the mockingbird had been following the cat

there was this cat

all summer

and I only saw him

mocking mocking mocking


teasing and cocksure;

when he gave a

the cat crawled under rockers on porches


tail flashing

and burped

and said something angry to the mockingbird

at the audience

which I didn’t understand.


yesterday the cat walked calmly up the driveway

and he read this poem

with the mockingbird alive in its mouth,

about a cat

wings fanned, beautiful wings fanned and flopping,

and a bird

feathers parted like a woman’s legs,

and he was both

and the bird was no longer mocking,

the cat and

it was asking, it was praying

the bird

but the cat

and he was devouring

striding down through centuries


would not listen.

through the poem.


I saw it crawl under a yellow car

And I listened

with the bird

letting him die

to bargain it to another place.


summer was over.



The resulting poem is neither fully Bukowski’s nor fully mine but a kind of collision of mutual otherness. I keep interrupting Bukowski; I keep adding my lines to his. But, equally, his lines keep interrupting mine. (What happens to the word “cat” between the first and second lines?)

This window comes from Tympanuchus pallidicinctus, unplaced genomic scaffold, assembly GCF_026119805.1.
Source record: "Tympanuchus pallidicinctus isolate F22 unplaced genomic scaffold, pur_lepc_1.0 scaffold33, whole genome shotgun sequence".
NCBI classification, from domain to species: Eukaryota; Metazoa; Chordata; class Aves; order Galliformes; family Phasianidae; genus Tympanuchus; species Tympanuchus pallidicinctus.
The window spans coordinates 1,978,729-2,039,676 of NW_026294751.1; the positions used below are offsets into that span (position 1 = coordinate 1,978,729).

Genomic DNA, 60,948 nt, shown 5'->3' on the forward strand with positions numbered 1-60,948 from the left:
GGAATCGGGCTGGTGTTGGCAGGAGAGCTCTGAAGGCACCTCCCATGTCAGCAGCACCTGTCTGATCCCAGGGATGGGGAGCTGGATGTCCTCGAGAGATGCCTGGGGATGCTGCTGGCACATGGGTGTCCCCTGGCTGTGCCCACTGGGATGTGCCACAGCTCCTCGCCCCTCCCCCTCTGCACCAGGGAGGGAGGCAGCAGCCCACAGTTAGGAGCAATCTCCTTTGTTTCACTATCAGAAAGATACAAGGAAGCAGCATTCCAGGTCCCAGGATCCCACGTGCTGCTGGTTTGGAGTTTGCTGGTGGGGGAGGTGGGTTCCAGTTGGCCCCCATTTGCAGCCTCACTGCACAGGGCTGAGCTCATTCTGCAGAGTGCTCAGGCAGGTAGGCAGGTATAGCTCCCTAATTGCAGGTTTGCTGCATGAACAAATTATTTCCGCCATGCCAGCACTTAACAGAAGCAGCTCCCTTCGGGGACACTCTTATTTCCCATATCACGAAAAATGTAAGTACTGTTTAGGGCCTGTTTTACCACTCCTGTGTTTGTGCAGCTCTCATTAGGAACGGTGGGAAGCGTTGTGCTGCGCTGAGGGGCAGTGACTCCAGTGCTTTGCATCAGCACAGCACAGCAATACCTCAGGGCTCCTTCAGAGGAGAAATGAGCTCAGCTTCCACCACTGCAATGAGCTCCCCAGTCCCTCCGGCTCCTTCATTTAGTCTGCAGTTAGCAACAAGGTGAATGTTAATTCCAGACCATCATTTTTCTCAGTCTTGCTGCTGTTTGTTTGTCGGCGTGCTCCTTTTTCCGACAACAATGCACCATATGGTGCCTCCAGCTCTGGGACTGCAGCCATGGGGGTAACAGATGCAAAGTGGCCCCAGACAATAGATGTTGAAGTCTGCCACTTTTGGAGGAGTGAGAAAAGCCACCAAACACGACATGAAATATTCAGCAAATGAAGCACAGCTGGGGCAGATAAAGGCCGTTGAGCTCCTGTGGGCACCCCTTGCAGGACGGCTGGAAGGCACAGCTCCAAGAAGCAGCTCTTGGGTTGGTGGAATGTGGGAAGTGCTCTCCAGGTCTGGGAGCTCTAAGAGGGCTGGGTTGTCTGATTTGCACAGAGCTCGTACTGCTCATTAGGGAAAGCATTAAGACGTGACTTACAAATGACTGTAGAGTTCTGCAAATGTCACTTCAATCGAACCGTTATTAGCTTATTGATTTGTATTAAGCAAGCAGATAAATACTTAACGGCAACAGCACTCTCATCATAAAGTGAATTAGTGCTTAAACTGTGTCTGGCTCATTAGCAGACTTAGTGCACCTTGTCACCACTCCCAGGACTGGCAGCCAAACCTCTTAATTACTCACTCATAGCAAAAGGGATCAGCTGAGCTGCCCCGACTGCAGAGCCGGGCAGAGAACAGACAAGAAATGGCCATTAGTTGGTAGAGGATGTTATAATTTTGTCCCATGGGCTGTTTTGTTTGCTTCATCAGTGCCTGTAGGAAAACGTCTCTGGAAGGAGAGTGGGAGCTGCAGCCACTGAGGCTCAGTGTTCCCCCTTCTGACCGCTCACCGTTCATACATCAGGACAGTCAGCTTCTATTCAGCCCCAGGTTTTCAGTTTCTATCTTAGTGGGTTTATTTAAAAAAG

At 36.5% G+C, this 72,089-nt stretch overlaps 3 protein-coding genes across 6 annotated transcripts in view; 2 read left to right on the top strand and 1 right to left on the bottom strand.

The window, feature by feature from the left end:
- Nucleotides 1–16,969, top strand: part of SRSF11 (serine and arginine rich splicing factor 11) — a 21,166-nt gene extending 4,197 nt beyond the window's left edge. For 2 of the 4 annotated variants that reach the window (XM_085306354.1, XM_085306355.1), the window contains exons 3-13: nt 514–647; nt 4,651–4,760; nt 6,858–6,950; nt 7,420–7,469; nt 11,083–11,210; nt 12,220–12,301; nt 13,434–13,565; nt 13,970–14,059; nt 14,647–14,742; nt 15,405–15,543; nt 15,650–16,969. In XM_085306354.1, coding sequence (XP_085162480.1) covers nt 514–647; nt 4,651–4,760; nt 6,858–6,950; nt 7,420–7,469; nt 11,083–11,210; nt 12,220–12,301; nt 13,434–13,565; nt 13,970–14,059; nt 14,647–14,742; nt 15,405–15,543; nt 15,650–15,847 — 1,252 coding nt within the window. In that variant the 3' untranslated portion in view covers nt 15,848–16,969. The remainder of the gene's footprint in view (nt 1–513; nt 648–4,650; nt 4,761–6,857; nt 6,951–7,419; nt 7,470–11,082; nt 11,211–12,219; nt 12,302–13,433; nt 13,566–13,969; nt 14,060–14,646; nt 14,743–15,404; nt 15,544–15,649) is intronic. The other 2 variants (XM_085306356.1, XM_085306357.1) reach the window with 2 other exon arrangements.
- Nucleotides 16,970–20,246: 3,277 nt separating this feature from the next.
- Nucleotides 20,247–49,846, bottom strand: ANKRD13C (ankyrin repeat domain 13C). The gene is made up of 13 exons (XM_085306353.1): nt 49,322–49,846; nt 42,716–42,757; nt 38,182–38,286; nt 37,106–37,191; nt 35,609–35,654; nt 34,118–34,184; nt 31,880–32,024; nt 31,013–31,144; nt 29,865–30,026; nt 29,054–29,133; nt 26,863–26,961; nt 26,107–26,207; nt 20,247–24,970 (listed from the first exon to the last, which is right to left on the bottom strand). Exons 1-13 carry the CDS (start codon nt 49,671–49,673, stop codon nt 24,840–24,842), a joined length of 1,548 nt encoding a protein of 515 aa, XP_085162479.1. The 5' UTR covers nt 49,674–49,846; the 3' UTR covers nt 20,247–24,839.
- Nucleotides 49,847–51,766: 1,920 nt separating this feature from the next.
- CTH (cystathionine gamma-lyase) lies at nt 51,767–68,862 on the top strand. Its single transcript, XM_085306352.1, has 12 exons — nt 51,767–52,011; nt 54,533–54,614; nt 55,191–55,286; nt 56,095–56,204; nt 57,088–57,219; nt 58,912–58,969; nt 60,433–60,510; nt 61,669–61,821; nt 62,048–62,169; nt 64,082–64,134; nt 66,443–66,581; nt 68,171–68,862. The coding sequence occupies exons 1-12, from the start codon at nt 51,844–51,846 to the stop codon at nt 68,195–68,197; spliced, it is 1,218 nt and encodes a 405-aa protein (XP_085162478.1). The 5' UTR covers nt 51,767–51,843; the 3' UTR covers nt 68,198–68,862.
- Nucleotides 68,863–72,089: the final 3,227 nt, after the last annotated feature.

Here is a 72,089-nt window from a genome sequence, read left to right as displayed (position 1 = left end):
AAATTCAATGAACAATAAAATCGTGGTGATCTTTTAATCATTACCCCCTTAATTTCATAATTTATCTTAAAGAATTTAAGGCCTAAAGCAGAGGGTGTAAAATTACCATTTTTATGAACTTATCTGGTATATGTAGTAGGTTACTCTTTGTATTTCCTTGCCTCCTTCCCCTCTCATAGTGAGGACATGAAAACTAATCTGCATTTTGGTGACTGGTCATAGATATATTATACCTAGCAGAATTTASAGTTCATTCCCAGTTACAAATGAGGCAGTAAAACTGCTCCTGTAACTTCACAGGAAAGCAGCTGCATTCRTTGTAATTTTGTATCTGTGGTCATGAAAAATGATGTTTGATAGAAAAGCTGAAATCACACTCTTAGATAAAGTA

I don’t believe that the openness to which Jake Berry’s essay repeatedly returns can really be taught. But it can be experienced. (Thelonious Monk, “Epistrophy,” Paris, 1966.) * The first thing that most creative writing courses do is to close the door to astonishment; to boundary breaking. We don’t need to open a door. We need to have something that breaks it down.



* Ed Michel: “Monk’s chords are mostly perfectly respectable chords. Perfectly respectable. It’s where he puts them that makes them seem strange.”




copyright © Jack Foley




With his wife, Adelle, Jack Foley frequently performs his work in the San Francisco Bay Area. He has published eleven books of poetry, seven books of criticism, and a book of translations of the French singer/songwriter, Georges Brassens. Since 1988, he has hosted a poetry radio show on Berkeley, California station, KPFA. His column, “Foley’s Books,” appears in the online magazine, The Alsop Review. His recent, monumental Visions & Affiliations: A California Literary Time Line 1940-2005 has received international attention with reviews in both England (TLS, Beat Scene) and the USA.